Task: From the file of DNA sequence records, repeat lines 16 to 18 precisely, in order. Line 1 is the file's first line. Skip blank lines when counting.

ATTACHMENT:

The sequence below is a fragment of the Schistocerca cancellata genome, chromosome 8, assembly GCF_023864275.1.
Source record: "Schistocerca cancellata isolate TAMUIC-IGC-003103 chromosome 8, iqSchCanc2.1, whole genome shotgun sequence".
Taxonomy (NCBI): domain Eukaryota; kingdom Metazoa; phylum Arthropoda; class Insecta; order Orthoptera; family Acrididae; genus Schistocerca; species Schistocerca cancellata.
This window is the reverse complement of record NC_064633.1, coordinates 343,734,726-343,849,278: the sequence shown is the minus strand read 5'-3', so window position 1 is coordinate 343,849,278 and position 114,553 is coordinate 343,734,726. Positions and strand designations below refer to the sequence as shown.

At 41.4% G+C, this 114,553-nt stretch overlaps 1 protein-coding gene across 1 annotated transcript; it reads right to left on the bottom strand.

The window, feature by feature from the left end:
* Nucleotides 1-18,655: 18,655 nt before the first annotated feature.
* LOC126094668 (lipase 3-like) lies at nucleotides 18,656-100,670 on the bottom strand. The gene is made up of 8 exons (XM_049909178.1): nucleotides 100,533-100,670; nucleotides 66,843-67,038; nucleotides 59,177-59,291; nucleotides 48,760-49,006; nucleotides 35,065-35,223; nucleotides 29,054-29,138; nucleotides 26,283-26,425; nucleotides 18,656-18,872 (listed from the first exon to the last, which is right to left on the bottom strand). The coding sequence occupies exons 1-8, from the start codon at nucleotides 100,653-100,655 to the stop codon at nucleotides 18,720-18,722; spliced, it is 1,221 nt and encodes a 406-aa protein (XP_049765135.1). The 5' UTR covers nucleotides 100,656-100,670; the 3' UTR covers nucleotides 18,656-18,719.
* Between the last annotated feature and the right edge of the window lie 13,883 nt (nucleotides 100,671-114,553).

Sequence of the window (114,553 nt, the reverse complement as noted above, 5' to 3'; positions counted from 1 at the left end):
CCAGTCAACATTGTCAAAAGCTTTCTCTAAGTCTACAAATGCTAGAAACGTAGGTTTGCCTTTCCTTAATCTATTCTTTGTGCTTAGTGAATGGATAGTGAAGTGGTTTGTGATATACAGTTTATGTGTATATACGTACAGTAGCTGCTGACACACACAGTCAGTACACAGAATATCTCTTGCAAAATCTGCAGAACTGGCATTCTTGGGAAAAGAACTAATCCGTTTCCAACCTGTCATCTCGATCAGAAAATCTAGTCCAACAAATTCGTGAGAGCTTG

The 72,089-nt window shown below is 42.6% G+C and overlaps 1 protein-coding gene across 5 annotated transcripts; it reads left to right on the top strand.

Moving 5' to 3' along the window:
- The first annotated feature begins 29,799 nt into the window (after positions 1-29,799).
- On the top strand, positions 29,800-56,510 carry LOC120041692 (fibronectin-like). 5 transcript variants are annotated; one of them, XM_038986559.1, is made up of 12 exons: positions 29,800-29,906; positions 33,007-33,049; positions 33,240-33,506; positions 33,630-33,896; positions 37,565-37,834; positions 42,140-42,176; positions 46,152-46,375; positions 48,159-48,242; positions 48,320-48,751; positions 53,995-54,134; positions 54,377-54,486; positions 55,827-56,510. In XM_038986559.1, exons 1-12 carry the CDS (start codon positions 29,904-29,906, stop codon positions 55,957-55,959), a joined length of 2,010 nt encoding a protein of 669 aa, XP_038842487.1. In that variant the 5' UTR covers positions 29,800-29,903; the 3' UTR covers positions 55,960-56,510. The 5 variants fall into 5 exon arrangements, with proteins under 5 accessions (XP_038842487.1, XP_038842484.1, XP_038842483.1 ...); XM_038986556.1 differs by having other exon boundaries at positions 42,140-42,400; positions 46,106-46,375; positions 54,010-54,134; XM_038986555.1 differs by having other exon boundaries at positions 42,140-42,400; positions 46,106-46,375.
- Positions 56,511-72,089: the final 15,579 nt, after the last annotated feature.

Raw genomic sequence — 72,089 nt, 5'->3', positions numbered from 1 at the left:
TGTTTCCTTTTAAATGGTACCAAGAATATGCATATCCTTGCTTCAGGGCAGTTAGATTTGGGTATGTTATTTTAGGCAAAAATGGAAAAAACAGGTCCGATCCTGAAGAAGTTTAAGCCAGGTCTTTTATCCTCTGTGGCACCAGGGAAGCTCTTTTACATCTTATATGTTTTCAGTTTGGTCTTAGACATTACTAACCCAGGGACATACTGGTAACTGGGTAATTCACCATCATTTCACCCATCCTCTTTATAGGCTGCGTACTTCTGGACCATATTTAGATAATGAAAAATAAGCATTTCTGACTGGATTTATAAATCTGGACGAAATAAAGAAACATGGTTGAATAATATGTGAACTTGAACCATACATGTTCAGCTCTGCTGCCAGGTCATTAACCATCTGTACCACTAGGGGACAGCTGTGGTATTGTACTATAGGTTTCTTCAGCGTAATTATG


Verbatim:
- Positions 56,511-72,089: the final 15,579 nt, after the last annotated feature.

Raw genomic sequence — 72,089 nt, 5'->3', positions numbered from 1 at the left:
TGTTTCCTTTTAAATGGTACCAAGAATATGCATATCCTTGCTTCAGGGCAGTTAGATTTGGGTATGTTATTTTAGGCAAAAATGGAAAAAACAGGTCCGATCCTGAAGAAGTTTAAGCCAGGTCTTTTATCCTCTGTGGCACCAGGGAAGCTCTTTTACATCTTATATGTTTTCAGTTTGGTCTTAGACATTACTAACCCAGGGACATACTGGTAACTGGGTAATTCACCATCATTTCACCCATCCTCTTTATAGGCTGCGTACTTCTGGACCATATTTAGATAATGAAAAATAAGCATTTCTGACTGGATTTATAAATCTGGACGAAATAAAGAAACATGGTTGAATAATATGTGAACTTGAACCATACATGTTCAGCTCTGCTGCCAGGTCATTAACCATCTGTACCACTAGGGGACAGCTGTGGTATTGTACTATAGGTTTCTTCAGCGTAATTATG